The interferon (IFN) response constitutes the major first line of defense against viruses. This complex host defense strategy can, with accurate understanding of its biology, be translated into safe and effective antiviral therapies. In a recent comprehensive review, the recent progress in our understanding of both type I and type III IFN-mediated innate antiviral responses against human coronaviruses is described (Park 2020).
In patients with coronaviruses such as MERS, however, interferon studies were disappointing. Despite impressive antiviral effects in cell cultures (Falzarano 2013), no convincing benefit was shown in clinical studies in combination with ribavirin (Omrani 2014, Shalhoub 2015, Arabi 2019).
Nevertheless, inhalation of interferon is still recommended as an option in Chinese COVID-19 treatment guidelines.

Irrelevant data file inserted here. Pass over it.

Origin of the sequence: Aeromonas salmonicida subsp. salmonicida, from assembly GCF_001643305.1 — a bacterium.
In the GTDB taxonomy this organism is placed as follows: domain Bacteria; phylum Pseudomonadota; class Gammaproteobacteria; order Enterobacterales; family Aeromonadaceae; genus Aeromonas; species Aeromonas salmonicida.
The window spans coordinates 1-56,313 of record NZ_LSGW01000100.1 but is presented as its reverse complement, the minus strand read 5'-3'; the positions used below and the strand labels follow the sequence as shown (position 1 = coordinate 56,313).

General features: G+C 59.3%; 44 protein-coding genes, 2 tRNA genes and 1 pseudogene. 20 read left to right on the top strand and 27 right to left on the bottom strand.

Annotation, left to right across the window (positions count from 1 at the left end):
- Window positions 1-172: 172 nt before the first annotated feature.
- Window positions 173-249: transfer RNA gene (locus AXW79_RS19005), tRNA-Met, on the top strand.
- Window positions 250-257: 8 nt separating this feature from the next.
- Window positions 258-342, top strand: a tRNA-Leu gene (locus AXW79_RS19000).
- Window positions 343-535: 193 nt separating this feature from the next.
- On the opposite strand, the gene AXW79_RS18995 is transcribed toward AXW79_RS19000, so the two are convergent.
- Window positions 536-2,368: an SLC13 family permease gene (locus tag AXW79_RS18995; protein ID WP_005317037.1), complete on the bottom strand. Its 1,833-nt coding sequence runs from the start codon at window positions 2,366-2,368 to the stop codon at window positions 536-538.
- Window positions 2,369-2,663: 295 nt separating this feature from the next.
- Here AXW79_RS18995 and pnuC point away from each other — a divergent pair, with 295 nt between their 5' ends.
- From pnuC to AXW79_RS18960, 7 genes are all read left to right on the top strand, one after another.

Clinical data: A Phase 2, multicentre, open-label RCT from Hong Kong randomized 127 patients with mild-to-moderate COVID-19 (median 5 days from symptom onset) to receive lopinavir/r only or a triple combination consisting lopinavir/r, ribavirin and interferon (Hung 2020). This trial indicates that the triple combination can be beneficial when started early. Combination therapy was given only in patients with less than 7 days from symptom onset and consisted of lopinavir/r, ribavirin (400 mg BID), and interferon beta-1b (1-3 doses of 8 Mio IE per week). Combination therapy led to a significantly shorter median time to negative results in nasopharyngeal swab (7 versus 12 days, p = 0·001) and other specimens. Clinical improvement was significantly better, with a shorter time to complete alleviation of symptoms and a shorter hospital stay. Of note, all differences were driven by the 76 patients who started treatment less than 7 days after onset of symptoms. In these patients, it seems that interferon made the difference. Up to now, this is the only larger RCT showing a virological response of a specific drug regimen.